The opening eight or so minutes of this movie are priceless. Trinity (Terence Hill) is wandering the west riding on a litter dragged behind a horse who courteously wakens him upon reaching their destination. It is a stagecoach station, and the filthy, haggard Trinity yawns, makes his way inside, plops down at a table and orders up a plate of beans. The station master goes from table to table, ladling out the thick, steaming beans and gruel for his hungry guests.
“Leave it” quips Trinity, who scoops the beans from his plate back into the pan, and proceeds to eat the mass of beans with a loaf of bread on the side, shoveling the food into his gobbling mouth using the serving ladle. Trinity is a small, skinny fellow, and by the looks of it he puts away about five pounds of beans in under 90 seconds, sopping up the last of the gravy + sauce with a crust of bread, washing it all down with an entire bottle of liquor. He stands up, belches (politely), and then the movie becomes a Spaghetti Western for another 100 minutes or so until Bud “Bulldozer” Spencer starts pounding guys over the head like a telephone pole piledriver machine.
But the bean scene is amazing, ranking up there with the sequence from DJANGO where Franco Nero blows a cork into the face of some punk who disturbs his own feeding time. Someone should write a book some day about the use of food and eating in Spaghetti Westerns, from Clint Eastwood cracking fried eggs in FOR A FEW DOLLARS MORE to Max Lawrence’s roast turkey with dressing & sweet potatoes in CAN BE DONE AMIGO. Here it serves a transformational role, where Trinity literally “feels more human” after stuffing his face, and it would be fascinating to map out all the different meals and the roles they served, which were usually more than nourishment.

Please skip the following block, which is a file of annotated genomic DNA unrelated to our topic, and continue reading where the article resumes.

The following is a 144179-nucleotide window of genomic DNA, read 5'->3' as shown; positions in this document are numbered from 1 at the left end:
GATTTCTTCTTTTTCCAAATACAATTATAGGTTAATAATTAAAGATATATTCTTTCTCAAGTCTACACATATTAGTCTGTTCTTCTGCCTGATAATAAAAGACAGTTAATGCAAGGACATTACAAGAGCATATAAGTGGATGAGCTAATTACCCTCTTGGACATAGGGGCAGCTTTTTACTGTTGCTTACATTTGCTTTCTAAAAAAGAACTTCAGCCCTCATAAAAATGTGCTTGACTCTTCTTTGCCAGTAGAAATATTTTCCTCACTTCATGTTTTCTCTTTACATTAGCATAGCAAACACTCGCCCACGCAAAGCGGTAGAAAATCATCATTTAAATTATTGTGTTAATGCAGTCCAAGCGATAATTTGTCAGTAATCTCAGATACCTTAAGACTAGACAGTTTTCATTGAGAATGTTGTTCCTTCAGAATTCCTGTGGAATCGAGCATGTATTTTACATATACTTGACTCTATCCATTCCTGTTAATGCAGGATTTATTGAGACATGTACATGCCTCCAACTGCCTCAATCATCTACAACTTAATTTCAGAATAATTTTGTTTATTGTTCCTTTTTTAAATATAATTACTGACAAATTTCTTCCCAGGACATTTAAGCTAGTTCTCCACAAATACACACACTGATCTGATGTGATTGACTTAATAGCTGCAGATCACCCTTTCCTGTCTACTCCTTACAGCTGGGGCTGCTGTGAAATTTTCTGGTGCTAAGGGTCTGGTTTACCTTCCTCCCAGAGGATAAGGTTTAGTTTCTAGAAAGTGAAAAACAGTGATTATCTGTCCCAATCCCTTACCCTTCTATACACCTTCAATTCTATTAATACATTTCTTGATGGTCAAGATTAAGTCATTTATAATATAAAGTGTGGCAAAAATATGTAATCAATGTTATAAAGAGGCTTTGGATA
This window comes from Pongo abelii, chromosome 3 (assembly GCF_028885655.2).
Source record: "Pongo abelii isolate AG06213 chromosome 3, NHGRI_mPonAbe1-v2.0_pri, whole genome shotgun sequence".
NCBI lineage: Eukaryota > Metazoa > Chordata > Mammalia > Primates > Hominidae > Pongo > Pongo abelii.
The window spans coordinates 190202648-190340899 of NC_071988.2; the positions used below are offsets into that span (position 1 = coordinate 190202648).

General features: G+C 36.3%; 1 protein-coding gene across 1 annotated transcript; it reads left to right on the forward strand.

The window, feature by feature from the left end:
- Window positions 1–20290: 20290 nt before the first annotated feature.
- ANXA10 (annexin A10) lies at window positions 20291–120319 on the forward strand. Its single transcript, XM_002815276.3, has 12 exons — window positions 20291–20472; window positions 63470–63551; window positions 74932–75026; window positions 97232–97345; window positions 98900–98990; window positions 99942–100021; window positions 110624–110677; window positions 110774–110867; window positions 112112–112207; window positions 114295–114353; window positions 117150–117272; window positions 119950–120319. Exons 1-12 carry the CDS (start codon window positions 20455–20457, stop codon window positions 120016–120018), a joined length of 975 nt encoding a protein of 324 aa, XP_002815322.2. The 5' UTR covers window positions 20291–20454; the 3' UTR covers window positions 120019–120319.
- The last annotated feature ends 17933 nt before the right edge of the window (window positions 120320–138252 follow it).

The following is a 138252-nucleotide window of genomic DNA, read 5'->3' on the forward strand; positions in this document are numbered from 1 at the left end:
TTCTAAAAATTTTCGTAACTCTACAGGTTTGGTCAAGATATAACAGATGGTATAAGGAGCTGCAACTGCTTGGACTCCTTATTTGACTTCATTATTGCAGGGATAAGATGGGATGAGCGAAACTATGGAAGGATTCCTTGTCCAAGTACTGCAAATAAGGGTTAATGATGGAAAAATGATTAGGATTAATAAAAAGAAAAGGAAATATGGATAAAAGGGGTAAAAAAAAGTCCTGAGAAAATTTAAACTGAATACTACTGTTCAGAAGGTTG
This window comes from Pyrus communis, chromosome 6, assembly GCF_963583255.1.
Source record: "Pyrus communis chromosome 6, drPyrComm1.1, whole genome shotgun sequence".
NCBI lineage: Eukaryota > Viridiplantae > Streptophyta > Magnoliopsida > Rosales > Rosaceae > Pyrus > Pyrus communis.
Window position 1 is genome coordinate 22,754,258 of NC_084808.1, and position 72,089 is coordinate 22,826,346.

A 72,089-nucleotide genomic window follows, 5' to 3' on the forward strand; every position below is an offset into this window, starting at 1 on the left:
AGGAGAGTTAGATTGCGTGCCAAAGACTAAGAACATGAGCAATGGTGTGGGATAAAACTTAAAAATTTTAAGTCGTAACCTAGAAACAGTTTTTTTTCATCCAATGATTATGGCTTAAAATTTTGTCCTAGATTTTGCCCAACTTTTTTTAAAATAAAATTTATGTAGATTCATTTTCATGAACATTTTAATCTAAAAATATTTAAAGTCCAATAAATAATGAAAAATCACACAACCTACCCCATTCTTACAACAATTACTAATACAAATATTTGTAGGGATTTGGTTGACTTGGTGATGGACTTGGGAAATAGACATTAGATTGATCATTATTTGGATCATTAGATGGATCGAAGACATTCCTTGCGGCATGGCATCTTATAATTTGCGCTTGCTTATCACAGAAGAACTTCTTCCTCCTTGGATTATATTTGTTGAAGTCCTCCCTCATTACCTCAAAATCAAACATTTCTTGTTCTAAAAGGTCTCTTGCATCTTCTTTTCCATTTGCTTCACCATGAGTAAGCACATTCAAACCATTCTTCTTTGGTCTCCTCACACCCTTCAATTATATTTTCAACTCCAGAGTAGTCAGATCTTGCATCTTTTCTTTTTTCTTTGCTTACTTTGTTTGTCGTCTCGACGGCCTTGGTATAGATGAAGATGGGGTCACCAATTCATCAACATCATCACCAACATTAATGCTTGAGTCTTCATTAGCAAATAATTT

But this is a wonderful movie from a very special time in international cinema, made by & with some of the best talents in the industry. Seek out a British made DVD from Nouveaux Pictures (www.nouveauxpictures.co.uk) which have unedited 2:35:1 Techniscope versions of both of the Trinity films. Even non genre fans will find them watchable, and to the already converted they will prove to be a revelation after those murky $5 bargain bin discs. Nice, stick to your ribs entertainment that the whole family can enjoy together, though the jokes about marrying two pretty blond Mormon sisters who like to frolic together in the ole’ swimmin’ hole may go over the heads of the 10 year old boys in the peanut gallery. Which is kind of the point.